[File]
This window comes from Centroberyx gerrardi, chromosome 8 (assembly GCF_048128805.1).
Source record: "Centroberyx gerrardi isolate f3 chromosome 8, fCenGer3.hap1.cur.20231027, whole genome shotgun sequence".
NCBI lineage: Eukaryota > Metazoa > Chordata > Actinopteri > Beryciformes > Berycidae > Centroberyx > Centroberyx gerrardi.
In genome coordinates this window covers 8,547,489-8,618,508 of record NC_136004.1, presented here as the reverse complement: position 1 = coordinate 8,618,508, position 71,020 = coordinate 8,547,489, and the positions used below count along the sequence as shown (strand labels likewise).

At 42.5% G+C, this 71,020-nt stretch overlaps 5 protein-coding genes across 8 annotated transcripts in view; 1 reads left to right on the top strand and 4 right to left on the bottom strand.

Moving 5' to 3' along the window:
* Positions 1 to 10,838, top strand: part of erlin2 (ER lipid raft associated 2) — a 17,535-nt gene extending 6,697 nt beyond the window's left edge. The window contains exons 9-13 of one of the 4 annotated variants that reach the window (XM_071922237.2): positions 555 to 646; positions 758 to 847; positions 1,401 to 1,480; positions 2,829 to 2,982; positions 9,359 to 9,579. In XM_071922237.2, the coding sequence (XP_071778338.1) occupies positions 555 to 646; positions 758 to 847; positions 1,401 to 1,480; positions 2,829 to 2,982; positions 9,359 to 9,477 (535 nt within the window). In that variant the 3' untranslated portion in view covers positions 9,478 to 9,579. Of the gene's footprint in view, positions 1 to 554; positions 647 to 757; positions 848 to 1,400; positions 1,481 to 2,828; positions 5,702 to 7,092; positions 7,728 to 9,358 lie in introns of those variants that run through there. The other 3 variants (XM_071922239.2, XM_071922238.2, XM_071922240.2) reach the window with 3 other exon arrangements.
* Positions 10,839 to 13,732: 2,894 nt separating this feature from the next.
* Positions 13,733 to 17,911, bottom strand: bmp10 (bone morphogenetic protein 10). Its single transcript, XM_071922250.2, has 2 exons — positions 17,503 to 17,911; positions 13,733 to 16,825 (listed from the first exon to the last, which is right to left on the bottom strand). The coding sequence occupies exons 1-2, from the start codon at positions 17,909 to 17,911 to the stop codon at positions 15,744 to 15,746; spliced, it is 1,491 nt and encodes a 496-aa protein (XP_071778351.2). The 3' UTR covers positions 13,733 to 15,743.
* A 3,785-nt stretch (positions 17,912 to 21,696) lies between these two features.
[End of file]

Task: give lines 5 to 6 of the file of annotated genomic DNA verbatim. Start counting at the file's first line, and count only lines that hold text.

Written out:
At 42.5% G+C, this 71,020-nt stretch overlaps 5 protein-coding genes across 8 annotated transcripts in view; 1 reads left to right on the top strand and 4 right to left on the bottom strand.

Moving 5' to 3' along the window: